Saturday, September 22, 2007

The Graduate at 40, Me at 37

Does liking a movie make you shallow?

Particularly when that movie is the just-released 40th anniversary special edition of The Graduate, which I purchased last weekend and watched it from start to finish for the first time in years?

To say that I “like” The Graduate is actually an understatement. Ever since I was eighteen I have referred to it as my all-time favorite movie, the movie that underscores everything I love about movies, the movie that most explicates my worldview. Up to now I have never even owned a DVD copy: perhaps because, like so many of my favorite films, it has seemed to own me. Yet the fact that I was born three years after the film’s initial release invites the question of whether The Graduate is a stuck-in-amber product of the 60s, or if it still speaks to modern audiences, including those of us who didn’t see it for the first time until the end of the Reagan Era.

Ownership is a pivotal issue concerning The Graduate, as some from the generation who sang its praises upon its initial release now deign to tell us that the movie hasn’t aged well. Compare an excerpt of Roger Ebert’s original review from 1967—

The Graduate, the funniest American comedy of the year, is inspired by the free spirit which the young British directors have brought into their movies. It is funny, not because of sight gags and punch lines and other tired rubbish, but because it has a point of view. That is to say, it is against something.

—to his reassessment of the movie in 1997:

Today, looking at ``The Graduate,'' I see Benjamin not as an admirable rebel, but as a self-centered creep whose put-downs of adults are tiresome. (Anyone with average intelligence should have known, in 1967, that the word ``plastics'' contained valuable advice—especially valuable for Benjamin, who lacks creative instincts and is destined to become a corporate drudge.)

With all due respect, Roger, I think you were more right the first time. Benjamin’s not a creep (okay, he’s a stalker, but not in a creepy way), and the only put-downs that I recall are those that the ostensible grown-ups aim at him:

Mr. McCleery: You’re not one of those agitators, right? One of those outside agitators?

Mr. Robinson: I think you are filth. I think you are scum. You are a degenerate!

Mr. Braddock: Look, I think it’s all right for a young man, after he’s done some very good work, should have a chance to relax and lie around and drink beer and so on. But after a few weeks, I would think that that young man might want to take some stock of his situation, and start to think about getting off his ass!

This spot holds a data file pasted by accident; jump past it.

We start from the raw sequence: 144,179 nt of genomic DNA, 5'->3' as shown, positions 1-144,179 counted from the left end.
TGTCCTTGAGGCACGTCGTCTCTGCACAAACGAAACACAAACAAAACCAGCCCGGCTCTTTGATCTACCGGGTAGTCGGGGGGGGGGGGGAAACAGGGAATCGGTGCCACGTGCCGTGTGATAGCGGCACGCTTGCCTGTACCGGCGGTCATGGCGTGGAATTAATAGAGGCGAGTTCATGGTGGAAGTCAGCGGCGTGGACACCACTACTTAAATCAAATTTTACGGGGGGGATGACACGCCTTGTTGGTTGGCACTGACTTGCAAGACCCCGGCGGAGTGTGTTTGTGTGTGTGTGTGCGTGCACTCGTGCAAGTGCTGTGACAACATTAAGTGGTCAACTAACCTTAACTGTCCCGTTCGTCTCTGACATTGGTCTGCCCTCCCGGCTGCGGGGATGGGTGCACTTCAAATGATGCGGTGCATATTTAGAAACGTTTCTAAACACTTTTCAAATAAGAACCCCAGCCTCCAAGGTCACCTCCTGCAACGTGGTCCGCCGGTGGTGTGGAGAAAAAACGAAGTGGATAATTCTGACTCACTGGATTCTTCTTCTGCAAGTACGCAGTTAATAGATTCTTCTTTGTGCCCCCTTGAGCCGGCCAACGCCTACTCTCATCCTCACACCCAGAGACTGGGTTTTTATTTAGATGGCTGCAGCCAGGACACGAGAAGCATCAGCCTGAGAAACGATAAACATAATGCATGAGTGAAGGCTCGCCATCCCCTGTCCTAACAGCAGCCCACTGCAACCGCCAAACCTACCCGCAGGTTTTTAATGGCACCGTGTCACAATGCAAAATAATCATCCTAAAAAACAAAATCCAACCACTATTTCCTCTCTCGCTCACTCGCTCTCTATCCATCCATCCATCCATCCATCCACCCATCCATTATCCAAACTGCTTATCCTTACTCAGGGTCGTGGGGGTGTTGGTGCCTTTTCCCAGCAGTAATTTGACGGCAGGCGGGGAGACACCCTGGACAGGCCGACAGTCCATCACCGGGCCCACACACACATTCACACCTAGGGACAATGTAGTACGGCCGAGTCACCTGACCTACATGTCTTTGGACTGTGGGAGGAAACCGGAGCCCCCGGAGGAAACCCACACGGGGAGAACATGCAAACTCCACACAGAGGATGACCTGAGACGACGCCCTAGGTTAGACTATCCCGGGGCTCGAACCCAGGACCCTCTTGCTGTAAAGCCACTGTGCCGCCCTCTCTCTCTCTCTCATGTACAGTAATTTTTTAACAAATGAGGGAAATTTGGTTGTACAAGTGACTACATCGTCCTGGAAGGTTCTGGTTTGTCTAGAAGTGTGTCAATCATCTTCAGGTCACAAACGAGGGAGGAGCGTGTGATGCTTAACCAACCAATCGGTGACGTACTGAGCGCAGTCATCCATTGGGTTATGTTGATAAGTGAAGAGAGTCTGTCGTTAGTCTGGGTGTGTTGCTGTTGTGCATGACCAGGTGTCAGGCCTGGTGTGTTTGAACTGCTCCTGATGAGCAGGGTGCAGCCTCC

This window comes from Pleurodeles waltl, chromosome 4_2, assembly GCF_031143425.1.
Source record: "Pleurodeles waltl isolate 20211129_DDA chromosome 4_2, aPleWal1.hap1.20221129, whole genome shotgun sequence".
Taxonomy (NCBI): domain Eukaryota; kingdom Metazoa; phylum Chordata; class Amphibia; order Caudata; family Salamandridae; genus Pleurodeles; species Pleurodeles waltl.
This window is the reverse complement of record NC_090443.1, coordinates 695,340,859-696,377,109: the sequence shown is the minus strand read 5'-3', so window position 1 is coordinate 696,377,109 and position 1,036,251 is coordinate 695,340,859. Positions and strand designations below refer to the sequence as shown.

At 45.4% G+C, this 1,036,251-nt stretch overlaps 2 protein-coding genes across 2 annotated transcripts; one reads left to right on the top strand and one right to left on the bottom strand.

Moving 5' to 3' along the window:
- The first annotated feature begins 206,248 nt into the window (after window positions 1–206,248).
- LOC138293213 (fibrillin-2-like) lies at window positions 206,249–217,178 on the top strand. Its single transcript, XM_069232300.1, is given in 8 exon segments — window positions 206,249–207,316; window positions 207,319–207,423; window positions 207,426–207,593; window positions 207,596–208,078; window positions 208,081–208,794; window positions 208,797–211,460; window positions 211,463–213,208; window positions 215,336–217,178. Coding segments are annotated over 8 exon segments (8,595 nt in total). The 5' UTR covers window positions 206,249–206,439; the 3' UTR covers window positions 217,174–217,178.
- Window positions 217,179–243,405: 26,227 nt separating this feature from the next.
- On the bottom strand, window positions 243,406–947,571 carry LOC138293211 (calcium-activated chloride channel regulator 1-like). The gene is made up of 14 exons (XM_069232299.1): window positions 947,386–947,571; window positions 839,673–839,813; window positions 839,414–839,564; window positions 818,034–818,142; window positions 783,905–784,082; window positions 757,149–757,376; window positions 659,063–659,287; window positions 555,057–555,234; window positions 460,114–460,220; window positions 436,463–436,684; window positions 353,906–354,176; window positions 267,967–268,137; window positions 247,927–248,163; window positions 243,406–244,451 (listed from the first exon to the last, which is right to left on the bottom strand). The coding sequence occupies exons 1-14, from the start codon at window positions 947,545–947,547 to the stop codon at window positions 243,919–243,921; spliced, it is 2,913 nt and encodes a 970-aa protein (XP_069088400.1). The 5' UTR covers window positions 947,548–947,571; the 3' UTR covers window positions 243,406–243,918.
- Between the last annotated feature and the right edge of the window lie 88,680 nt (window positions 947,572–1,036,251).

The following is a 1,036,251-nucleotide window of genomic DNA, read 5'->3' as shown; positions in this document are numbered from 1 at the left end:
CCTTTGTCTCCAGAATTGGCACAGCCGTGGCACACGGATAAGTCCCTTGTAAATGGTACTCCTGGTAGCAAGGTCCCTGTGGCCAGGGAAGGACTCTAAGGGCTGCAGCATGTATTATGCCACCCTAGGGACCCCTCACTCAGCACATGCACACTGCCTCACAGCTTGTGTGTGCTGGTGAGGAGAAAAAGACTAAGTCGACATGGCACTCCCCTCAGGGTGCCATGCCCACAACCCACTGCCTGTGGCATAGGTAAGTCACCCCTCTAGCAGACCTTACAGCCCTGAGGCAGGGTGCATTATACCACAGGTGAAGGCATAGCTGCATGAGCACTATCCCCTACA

I have a friend who always laughed at the “after a few weeks” line, as if four years of college never precipitated burnout and uncertainty. But there is legitimate concern in Ben’s father’s voice too, as well as later when Ben’s mother gently inquires to his evening whereabouts. (There’s a lovely, never-talked-about moment in the “April Come She Will” montage, when she watches him dive into the pool with her back to the camera.) The Graduate takes some satirical jabs at Ben’s parents and the Robinsons and the “plastics” gentleman; but I think the scenes that show Mr. Robinson’s earlier affection for Ben, or the extended middle sequence where Mrs. Robinson sadly talks about how getting pregnant forced her to give up college and abandon her interest in art (scenes wonderfully performed, respectively, by Murray Hamilton and Anne Bancroft), show that the film isn’t devoid of sympathy for them.

What The Graduate is filled with—and what I primarily respond to—is the possibilities of cinema. The endlessly imaginative camerawork and staging of scenes (courtesy of director Mike Nichols, screenwriter Buck Henry, and cinematographer Roger Surtees) get you completely inside Ben’s head. From the opening credit sequence, behind which Ben stands inert on a conveyor belt at the airport (notice that he is moving from right to left, which someone [David Lean?] once said went against the grain of the natural progression in a movie frame from left to right), to the unspeakably sexy camera angle underneath Mrs. Robinson’s leg, to the diving-in-the-pool sequence (shot from inside Ben's scuba mask), to the astounding scene where Elaine realizes that Ben and her mother have been having an affair as her face comes back into focus, it’s the most brilliant depiction of a subjective point-of-view that I have ever seen in a movie.

And yet, at the very end, as they are seated on the bus, Nichols pulls back and asks us to look at Ben and Elaine objectively for the first time. The Chicago Reader’s Jonathan Rosenbaum made a valid point when he argued that having Benjamin running away with Mrs. Robinson instead of her daughter would have been the “true rebellion.” It certainly would have been a different movie. But it’s hard for me to accuse a film of gutlessness or pandering to a younger audience when it concludes with the poetic ambiguity of this one. (One of the enjoyable special features of the 40th anniversary edition, titled “Students of The Graduate,” features a current filmmaker calling that final scene a “pure actor’s moment.” The commentary track with Nichols and Steven Soderbergh, however, has Nichols explaining that the expressions on Dustin Hoffman and Katharine Ross’s faces came about because he had just given them an off-camera tongue-lashing and had left the camera running.)